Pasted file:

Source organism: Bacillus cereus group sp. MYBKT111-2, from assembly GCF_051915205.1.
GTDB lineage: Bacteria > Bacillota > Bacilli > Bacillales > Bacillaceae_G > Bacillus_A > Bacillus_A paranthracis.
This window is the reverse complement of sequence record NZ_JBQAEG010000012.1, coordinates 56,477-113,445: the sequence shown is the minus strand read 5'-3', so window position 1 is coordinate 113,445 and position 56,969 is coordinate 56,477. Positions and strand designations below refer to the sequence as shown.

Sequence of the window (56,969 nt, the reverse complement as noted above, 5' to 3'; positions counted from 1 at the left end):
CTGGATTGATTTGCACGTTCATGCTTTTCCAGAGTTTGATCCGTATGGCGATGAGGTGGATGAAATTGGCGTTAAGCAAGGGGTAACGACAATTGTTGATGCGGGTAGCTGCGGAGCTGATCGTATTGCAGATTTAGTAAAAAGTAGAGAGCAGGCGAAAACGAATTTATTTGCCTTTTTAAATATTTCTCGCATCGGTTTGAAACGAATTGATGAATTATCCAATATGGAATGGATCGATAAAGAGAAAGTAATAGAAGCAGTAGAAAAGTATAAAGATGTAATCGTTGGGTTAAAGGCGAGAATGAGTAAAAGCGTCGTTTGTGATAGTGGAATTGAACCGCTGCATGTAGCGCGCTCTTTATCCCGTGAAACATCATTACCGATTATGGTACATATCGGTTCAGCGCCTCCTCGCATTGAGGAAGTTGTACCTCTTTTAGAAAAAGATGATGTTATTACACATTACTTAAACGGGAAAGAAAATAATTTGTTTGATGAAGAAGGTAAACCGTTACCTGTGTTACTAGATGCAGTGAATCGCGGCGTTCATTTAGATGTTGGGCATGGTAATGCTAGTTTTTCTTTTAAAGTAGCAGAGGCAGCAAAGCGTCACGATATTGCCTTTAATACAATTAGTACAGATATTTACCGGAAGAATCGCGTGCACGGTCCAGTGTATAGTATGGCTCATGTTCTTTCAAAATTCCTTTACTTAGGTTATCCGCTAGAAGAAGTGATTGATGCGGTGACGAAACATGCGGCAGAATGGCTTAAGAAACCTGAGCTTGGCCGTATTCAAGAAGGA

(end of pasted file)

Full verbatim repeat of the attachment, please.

Source organism: Bacillus cereus group sp. MYBKT111-2, from assembly GCF_051915205.1.
GTDB lineage: Bacteria > Bacillota > Bacilli > Bacillales > Bacillaceae_G > Bacillus_A > Bacillus_A paranthracis.
This window is the reverse complement of sequence record NZ_JBQAEG010000012.1, coordinates 56,477-113,445: the sequence shown is the minus strand read 5'-3', so window position 1 is coordinate 113,445 and position 56,969 is coordinate 56,477. Positions and strand designations below refer to the sequence as shown.

Sequence of the window (56,969 nt, the reverse complement as noted above, 5' to 3'; positions counted from 1 at the left end):
CTGGATTGATTTGCACGTTCATGCTTTTCCAGAGTTTGATCCGTATGGCGATGAGGTGGATGAAATTGGCGTTAAGCAAGGGGTAACGACAATTGTTGATGCGGGTAGCTGCGGAGCTGATCGTATTGCAGATTTAGTAAAAAGTAGAGAGCAGGCGAAAACGAATTTATTTGCCTTTTTAAATATTTCTCGCATCGGTTTGAAACGAATTGATGAATTATCCAATATGGAATGGATCGATAAAGAGAAAGTAATAGAAGCAGTAGAAAAGTATAAAGATGTAATCGTTGGGTTAAAGGCGAGAATGAGTAAAAGCGTCGTTTGTGATAGTGGAATTGAACCGCTGCATGTAGCGCGCTCTTTATCCCGTGAAACATCATTACCGATTATGGTACATATCGGTTCAGCGCCTCCTCGCATTGAGGAAGTTGTACCTCTTTTAGAAAAAGATGATGTTATTACACATTACTTAAACGGGAAAGAAAATAATTTGTTTGATGAAGAAGGTAAACCGTTACCTGTGTTACTAGATGCAGTGAATCGCGGCGTTCATTTAGATGTTGGGCATGGTAATGCTAGTTTTTCTTTTAAAGTAGCAGAGGCAGCAAAGCGTCACGATATTGCCTTTAATACAATTAGTACAGATATTTACCGGAAGAATCGCGTGCACGGTCCAGTGTATAGTATGGCTCATGTTCTTTCAAAATTCCTTTACTTAGGTTATCCGCTAGAAGAAGTGATTGATGCGGTGACGAAACATGCGGCAGAATGGCTTAAGAAACCTGAGCTTGGCCGTATTCAAGAAGGA